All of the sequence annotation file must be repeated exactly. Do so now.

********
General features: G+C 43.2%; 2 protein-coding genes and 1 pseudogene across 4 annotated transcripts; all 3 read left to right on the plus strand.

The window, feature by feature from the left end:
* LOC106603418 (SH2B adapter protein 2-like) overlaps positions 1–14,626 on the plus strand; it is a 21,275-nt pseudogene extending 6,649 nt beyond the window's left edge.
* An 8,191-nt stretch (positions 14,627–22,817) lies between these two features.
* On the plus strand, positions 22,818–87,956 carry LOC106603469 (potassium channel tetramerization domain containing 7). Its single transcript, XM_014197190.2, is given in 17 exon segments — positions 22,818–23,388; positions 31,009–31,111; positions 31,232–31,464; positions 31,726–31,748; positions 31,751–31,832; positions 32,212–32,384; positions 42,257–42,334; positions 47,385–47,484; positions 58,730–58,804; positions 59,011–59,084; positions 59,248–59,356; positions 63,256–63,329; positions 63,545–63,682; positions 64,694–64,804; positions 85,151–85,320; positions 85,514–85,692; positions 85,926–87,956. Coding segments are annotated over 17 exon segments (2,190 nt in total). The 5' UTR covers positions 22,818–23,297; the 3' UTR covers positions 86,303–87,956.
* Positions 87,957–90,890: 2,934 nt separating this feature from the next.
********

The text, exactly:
General features: G+C 43.2%; 2 protein-coding genes and 1 pseudogene across 4 annotated transcripts; all 3 read left to right on the plus strand.

The window, feature by feature from the left end:
* LOC106603418 (SH2B adapter protein 2-like) overlaps positions 1–14,626 on the plus strand; it is a 21,275-nt pseudogene extending 6,649 nt beyond the window's left edge.
* An 8,191-nt stretch (positions 14,627–22,817) lies between these two features.
* On the plus strand, positions 22,818–87,956 carry LOC106603469 (potassium channel tetramerization domain containing 7). Its single transcript, XM_014197190.2, is given in 17 exon segments — positions 22,818–23,388; positions 31,009–31,111; positions 31,232–31,464; positions 31,726–31,748; positions 31,751–31,832; positions 32,212–32,384; positions 42,257–42,334; positions 47,385–47,484; positions 58,730–58,804; positions 59,011–59,084; positions 59,248–59,356; positions 63,256–63,329; positions 63,545–63,682; positions 64,694–64,804; positions 85,151–85,320; positions 85,514–85,692; positions 85,926–87,956. Coding segments are annotated over 17 exon segments (2,190 nt in total). The 5' UTR covers positions 22,818–23,297; the 3' UTR covers positions 86,303–87,956.
* Positions 87,957–90,890: 2,934 nt separating this feature from the next.